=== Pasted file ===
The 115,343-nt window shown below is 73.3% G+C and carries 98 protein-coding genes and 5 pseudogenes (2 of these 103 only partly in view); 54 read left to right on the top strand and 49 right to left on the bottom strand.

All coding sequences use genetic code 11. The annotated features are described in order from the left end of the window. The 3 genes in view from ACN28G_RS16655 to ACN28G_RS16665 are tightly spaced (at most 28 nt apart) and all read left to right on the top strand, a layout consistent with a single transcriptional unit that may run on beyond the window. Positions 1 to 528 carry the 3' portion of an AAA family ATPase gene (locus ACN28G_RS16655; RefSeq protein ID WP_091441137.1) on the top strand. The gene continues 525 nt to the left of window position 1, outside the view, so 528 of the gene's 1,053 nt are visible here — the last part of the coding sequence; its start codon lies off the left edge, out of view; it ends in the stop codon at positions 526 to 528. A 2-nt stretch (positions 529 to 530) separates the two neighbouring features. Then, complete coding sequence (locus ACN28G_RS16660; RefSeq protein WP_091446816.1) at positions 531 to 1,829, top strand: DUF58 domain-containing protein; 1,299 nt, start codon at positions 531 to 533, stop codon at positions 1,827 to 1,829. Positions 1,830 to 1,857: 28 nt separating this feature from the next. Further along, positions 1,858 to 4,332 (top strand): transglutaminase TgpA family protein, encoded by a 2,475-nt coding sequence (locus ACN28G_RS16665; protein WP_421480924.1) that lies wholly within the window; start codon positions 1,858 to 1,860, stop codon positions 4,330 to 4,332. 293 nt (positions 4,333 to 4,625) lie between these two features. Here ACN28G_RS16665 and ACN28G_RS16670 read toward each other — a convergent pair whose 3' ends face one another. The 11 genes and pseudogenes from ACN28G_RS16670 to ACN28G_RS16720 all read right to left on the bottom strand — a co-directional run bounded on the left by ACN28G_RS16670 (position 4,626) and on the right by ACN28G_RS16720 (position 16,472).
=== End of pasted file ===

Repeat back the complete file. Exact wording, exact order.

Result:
The 115,343-nt window shown below is 73.3% G+C and carries 98 protein-coding genes and 5 pseudogenes (2 of these 103 only partly in view); 54 read left to right on the top strand and 49 right to left on the bottom strand.

All coding sequences use genetic code 11. The annotated features are described in order from the left end of the window. The 3 genes in view from ACN28G_RS16655 to ACN28G_RS16665 are tightly spaced (at most 28 nt apart) and all read left to right on the top strand, a layout consistent with a single transcriptional unit that may run on beyond the window. Positions 1 to 528 carry the 3' portion of an AAA family ATPase gene (locus ACN28G_RS16655; RefSeq protein ID WP_091441137.1) on the top strand. The gene continues 525 nt to the left of window position 1, outside the view, so 528 of the gene's 1,053 nt are visible here — the last part of the coding sequence; its start codon lies off the left edge, out of view; it ends in the stop codon at positions 526 to 528. A 2-nt stretch (positions 529 to 530) separates the two neighbouring features. Then, complete coding sequence (locus ACN28G_RS16660; RefSeq protein WP_091446816.1) at positions 531 to 1,829, top strand: DUF58 domain-containing protein; 1,299 nt, start codon at positions 531 to 533, stop codon at positions 1,827 to 1,829. Positions 1,830 to 1,857: 28 nt separating this feature from the next. Further along, positions 1,858 to 4,332 (top strand): transglutaminase TgpA family protein, encoded by a 2,475-nt coding sequence (locus ACN28G_RS16665; protein WP_421480924.1) that lies wholly within the window; start codon positions 1,858 to 1,860, stop codon positions 4,330 to 4,332. 293 nt (positions 4,333 to 4,625) lie between these two features. Here ACN28G_RS16665 and ACN28G_RS16670 read toward each other — a convergent pair whose 3' ends face one another. The 11 genes and pseudogenes from ACN28G_RS16670 to ACN28G_RS16720 all read right to left on the bottom strand — a co-directional run bounded on the left by ACN28G_RS16670 (position 4,626) and on the right by ACN28G_RS16720 (position 16,472).